Date: Sat, 04 Nov 1995 01:04:27 -0500 (CDT)
Subject: Re: C-spot

Winslow writes
>; If you move to the point that will produce the bent pitch *before*
>; engaging the bend, you can simply turn the bend on and off by
>; opening and closing the constriction point (by the way, I call this
>; the C-Spot. C for constriction, C for Control. . . .)

>; . . . I can't say whether it's more or less effective than opening
>; the nose (which simply opens up the resonant chamber with the C-spot
>; engaged).

Now that's a nice little didacticism I'll have to remember next time
a student has bending problems! Those of you who've been following
the Nose-breathing thread know that I suggested that opening and
closing airway through the nose can get you cleanly into and out of
a bend. I happened across it because I wasn't getting the results
I wanted doing it the way Winslow describes here. For me, the
binary, all-or-nothing result of short-circuiting the air pressure
(or for draw reeds, vacuum) by causing an air leak through the nose
was a speedier transition than I could accomplish by adjusting the
constriction at the mouth chamber, the C-spot.

But what I find interesting here is that, actually, I do both. The
air leak through the nose is VERY brief, both when terminating a
bent note with an unbent one or when initiating a bend from the
straight note. The little micro-caesura this affords me still
leaves the notes sounding legato, but gives me time to move the
muscles controlling the C-spot, and removes any vestige of a
pitch-slide or swoop between the notes.

Winslow also related the C-spot to saying the sound of the letter
K. If indeed a K is being said between the straight note and the
bent, then this is another way besides an air leak through the nose
(or between the lips and the mouthpiece) to create the little
caesura that helps articulate the two notes. It is fast and
clean, no doubt, and I like it because I can use it when I
tongue-block. But a long night of playing too much that way can
leave me with a slightly sore throat, the sound of that K can
be a little too hard under some amplification conditions, and
the overall line seems less legato to me than with the nose-
leak. The lip leak is also a bit less legato than letting
a brief puff of air through the nose, at least for me, I think
because in my case, the reed still sounds when my nose is open.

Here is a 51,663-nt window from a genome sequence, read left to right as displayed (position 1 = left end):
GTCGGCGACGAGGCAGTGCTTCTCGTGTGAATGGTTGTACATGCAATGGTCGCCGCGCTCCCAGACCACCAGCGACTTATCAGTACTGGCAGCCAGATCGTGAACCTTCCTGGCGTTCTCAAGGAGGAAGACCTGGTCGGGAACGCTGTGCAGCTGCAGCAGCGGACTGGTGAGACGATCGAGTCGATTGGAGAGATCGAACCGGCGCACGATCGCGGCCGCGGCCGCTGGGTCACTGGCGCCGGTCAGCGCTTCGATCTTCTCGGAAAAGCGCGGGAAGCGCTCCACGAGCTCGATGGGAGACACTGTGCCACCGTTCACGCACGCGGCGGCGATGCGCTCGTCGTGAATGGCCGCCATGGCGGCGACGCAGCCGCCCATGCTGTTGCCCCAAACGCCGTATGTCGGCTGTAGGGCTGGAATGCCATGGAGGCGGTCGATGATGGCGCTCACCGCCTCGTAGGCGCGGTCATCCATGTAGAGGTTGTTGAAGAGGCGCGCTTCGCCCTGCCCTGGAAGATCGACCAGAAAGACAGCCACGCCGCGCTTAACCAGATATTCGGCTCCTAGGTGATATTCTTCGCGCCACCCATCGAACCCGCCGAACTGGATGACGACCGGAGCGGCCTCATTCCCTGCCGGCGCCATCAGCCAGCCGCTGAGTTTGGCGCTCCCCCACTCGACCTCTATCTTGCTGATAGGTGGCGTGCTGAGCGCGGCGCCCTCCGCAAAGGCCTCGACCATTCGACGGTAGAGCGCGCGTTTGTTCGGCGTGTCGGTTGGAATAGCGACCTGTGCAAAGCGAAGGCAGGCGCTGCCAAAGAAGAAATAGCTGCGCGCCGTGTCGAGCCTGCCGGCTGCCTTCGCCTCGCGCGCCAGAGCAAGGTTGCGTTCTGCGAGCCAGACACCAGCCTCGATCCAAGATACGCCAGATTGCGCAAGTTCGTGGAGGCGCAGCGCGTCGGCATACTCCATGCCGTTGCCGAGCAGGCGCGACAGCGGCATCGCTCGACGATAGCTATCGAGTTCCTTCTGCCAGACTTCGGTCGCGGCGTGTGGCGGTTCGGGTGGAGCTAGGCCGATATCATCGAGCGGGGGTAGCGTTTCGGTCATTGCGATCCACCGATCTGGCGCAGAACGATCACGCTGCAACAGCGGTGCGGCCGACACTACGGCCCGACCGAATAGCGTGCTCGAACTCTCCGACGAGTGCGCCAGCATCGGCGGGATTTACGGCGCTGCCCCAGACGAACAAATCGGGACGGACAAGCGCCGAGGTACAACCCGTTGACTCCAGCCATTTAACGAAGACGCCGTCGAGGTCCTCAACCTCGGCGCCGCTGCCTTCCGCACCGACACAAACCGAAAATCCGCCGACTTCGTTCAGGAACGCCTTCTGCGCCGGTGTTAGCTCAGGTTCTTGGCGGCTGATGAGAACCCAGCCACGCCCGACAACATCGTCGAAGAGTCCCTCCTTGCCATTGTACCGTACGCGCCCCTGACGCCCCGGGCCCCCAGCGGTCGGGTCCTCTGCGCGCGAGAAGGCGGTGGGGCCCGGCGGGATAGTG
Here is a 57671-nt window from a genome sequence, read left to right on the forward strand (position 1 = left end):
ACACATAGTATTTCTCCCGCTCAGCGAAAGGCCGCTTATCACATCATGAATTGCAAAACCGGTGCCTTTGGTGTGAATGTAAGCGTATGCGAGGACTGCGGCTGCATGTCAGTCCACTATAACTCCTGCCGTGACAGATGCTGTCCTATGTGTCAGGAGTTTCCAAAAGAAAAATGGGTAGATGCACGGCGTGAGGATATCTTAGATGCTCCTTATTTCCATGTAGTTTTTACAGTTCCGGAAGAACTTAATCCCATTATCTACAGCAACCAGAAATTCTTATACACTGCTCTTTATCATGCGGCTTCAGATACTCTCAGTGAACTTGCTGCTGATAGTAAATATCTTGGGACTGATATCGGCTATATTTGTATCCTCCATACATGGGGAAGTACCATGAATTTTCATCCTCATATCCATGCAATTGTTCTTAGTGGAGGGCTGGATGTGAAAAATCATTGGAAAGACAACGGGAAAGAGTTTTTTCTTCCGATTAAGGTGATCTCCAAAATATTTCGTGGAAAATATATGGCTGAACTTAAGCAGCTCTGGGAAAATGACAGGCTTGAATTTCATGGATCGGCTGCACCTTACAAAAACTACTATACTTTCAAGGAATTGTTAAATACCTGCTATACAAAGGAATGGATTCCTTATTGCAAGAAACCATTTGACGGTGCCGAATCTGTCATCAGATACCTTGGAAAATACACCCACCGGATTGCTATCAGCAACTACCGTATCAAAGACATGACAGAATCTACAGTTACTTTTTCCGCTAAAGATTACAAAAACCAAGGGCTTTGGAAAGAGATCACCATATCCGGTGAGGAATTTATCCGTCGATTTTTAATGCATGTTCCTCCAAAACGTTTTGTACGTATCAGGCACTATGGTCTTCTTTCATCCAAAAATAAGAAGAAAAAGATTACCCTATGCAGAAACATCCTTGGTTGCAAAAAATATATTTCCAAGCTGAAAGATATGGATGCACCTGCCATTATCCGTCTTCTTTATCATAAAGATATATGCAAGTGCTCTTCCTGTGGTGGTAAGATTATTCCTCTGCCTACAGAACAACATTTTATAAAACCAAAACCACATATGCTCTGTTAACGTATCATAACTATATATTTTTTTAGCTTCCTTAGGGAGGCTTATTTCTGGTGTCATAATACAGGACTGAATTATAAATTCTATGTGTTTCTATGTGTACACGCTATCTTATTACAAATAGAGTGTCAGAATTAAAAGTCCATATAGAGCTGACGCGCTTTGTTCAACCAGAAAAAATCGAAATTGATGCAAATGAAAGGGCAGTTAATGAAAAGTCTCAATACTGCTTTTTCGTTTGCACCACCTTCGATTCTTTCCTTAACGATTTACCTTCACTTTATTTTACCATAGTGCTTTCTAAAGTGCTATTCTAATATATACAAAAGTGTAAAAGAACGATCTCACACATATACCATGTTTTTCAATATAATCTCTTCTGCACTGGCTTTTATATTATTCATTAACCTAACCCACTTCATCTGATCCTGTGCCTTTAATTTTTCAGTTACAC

Anyway, I don't want to make too big a thing of this nose-
breathing thing. When I play the chromatic scale up or down
through the available draw notes on diatonic holes two and
three in a legato fashion, most of the semitone changes are
done using none of these three tricks. No "K", no epiglottal
release to the nose, and certainly no embouchure release.
Rather, the change is made only with a rapid adjustment of the
depth of the bend, adjustment of the size of that constriction
between the throat and mouth that I think is the same as
Winslow's "C-spot" (but without the "K"). I said 'most' of
the semitone changes. I will sneak in little leak through
the nose between the straight note and the first semitone
below it, especially when ascending, and sometimes briefly
between draw and blow notes. I guess I trust the rhythm
and timing I can get with that move.

--John Thaden

[Previous Message[Next Message]
[Next in Thread]
[Start of Thread][End of Thread]


Buy the Book!

I cleaned up my tab for Sonny Boy's Help Me and made it into a short book. There's a Kindle version for 99 cents, and if you buy the paperback you get the Kindle free.

Playing "Help-Me" In the Style of Sonny Boy Williamson II: A step by step, note for note analysis of some of Sonny Boy's Signature Riffs

I also write Science Fiction, so you can sample some of my best stories. Also available in Kindle format.

Error Message Eyes: A Programmer's Guide to the Digital Soul

Vintage RARE 1930's Astatic Model 30 Crystal harp microphone old biscuit w stand

End Date: Sunday May-19-2019 10:12:09 PDT
Buy It Now for only: $148.00
Buy It Now |
Astatic 827 Podium Microphone

End Date: Sunday May-19-2019 10:18:17 PDT
Buy It Now for only: $35.00
Buy It Now |
Switchcraft Screw-On Microphone Cable Connector For Vintage Astatic JT30 Bullet

End Date: Sunday May-19-2019 11:24:39 PDT
Buy It Now for only: $19.99
Buy It Now |
Astatic 4 Pin Golden Eagle Microphone. Untested but looks to be in good shape.

End Date: Sunday May-19-2019 11:29:05 PDT
Buy It Now for only: $185.74
Buy It Now |
Vintage Astatic Corp. Model No. D-104 Stand Microphone Lollipop - Untested

End Date: Sunday May-19-2019 11:46:28 PDT
Buy It Now for only: $90.00
Buy It Now |


The JT30 Page Popular links

I began collecting data about the microphones used by blue harp players before there was an internet. I began organizing it into in the late 1990s. I accumulated more stuff than I remember. This is some of it.

Street Theory

A Harp Player’s Guide to Music Theory

Learning Harp

Picking Up Blues Harp

A guide to learning to play Blues Harp

Microphone Information

Usenet Articles

Harp Amps

I've been collecting Harp Amps for a while. This is the old website. There is lots of information here. Here a coupld of links.

Harp Tab

A collection of songs and riffs that I’ve worked out over the years, plus some libraries of stuff I’ve converted to tablature. I’ve included most of the notes and instructions that helped me when I was learning to play blues harmonica.

Basic Riffs Simple harp tabs for songs Blues riffs and phrases.

Harp-L Archives 1992 to 2002


Harp Frequently Asked Questions